Infection with helminth parasites evokes a complex cellular response in the host, where granulocytes (i.e. eosinophils, basophils and mast cells (MCs)) feature prominently. In addition to being used as markers of helminthic infections, MCs have been implicated in worm expulsion since animals defective in c-kit signaling, which results in diminished MC numbers, can have delayed worm expulsion. The role of MCs in the rejection of the rat tapeworm, Hymenolepsis diminuta, from the non-permissive mouse host is not known. MC-deficient mice display a delay in the expulsion of H. diminuta that is accompanied by a less intense splenic Th2 response, as determined by in vitro release of interleukin (IL)-4, IL-5 and IL-13 cytokines. Moreover, worms retrieved from MC-deficient mice were larger than those from wild-type (WT) mice. Assessment of gut-derived IL-25, IL-33, thymic stromal lymphopoietin revealed lower levels in uninfected MC-deficient mice compared with WT, suggesting a role for MCs in homeostatic control of these cytokines: differences in these gut cytokines between the mouse strains were not observed after infection with H. diminuta Finally, mice infected with H. diminuta display less severe dinitrobenzene sulphonic acid (DNBS)-induced colitis, and this beneficial effect of the worm was unaltered in MC-deficient mice challenged with DNBS, as assessed by a macroscopic disease score. Thus, while MCs are not essential for rejection of H. diminuta from mice, their absence slows the kinetics of expulsion allowing the development of greater worm biomass prior to successful rejection of the parasitic burden.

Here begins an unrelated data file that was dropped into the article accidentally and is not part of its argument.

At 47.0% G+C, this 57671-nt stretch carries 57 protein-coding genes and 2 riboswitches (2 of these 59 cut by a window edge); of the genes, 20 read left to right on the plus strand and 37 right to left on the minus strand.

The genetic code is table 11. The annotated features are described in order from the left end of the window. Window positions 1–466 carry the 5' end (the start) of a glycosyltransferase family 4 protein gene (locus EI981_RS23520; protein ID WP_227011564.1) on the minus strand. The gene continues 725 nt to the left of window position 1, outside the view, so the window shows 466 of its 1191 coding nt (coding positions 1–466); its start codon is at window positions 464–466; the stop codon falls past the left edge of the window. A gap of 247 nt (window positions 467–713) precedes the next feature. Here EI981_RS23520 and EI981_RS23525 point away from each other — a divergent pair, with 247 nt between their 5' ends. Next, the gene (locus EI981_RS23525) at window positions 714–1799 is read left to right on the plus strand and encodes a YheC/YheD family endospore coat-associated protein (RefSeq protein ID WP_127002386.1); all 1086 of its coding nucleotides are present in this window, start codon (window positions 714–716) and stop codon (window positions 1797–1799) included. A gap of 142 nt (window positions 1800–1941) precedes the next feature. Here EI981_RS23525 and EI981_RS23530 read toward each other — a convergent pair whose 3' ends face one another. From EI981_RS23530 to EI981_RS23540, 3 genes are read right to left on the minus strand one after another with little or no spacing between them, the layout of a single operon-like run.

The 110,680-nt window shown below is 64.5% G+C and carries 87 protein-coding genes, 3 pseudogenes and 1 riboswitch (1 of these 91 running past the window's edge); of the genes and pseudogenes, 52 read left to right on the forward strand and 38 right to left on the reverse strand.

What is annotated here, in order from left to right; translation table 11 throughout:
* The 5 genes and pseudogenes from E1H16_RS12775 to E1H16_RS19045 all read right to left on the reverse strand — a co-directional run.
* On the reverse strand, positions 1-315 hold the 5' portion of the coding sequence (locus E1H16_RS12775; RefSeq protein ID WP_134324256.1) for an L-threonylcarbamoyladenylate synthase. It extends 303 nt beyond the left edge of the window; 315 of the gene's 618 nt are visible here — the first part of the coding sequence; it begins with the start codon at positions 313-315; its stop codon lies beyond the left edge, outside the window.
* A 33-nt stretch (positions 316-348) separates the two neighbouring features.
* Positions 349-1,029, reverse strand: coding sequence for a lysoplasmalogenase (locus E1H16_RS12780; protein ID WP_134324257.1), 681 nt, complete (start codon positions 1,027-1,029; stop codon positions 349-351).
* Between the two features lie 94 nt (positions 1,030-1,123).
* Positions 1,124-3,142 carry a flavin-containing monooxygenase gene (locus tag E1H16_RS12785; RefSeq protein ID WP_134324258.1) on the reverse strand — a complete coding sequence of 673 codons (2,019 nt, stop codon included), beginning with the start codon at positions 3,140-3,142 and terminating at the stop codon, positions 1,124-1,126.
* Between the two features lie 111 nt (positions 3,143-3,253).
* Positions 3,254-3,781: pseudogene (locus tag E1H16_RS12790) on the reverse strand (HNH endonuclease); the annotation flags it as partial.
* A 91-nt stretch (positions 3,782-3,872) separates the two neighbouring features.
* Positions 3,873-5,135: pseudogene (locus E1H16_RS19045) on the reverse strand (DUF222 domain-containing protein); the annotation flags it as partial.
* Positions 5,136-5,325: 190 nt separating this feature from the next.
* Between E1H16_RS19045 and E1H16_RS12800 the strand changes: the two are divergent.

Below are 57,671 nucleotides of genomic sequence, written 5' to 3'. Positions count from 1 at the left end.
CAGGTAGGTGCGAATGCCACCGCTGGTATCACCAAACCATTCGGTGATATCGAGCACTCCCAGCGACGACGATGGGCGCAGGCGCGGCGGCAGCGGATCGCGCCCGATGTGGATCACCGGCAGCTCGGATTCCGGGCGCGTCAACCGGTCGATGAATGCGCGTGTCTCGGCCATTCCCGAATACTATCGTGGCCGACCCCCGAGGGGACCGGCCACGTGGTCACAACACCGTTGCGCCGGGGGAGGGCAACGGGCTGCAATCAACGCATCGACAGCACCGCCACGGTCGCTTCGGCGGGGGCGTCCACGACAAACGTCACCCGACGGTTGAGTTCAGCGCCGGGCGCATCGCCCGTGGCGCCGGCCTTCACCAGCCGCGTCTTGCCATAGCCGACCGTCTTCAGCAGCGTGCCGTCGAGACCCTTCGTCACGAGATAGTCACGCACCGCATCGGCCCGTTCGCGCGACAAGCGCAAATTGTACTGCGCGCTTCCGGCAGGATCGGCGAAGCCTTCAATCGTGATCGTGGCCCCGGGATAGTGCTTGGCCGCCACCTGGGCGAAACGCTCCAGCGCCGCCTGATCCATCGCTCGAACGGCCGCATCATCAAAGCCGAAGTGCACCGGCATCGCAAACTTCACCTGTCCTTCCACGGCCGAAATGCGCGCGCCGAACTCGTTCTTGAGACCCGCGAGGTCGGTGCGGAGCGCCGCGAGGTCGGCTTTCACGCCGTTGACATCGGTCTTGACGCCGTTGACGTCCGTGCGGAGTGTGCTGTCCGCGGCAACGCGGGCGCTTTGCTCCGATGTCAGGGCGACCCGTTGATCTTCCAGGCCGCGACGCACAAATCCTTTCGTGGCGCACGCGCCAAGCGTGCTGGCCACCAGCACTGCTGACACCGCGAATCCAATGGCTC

Keywords: Cestode; Hymenolepis diminuta; Mast cells; Th2.
© 2018 The Author(s).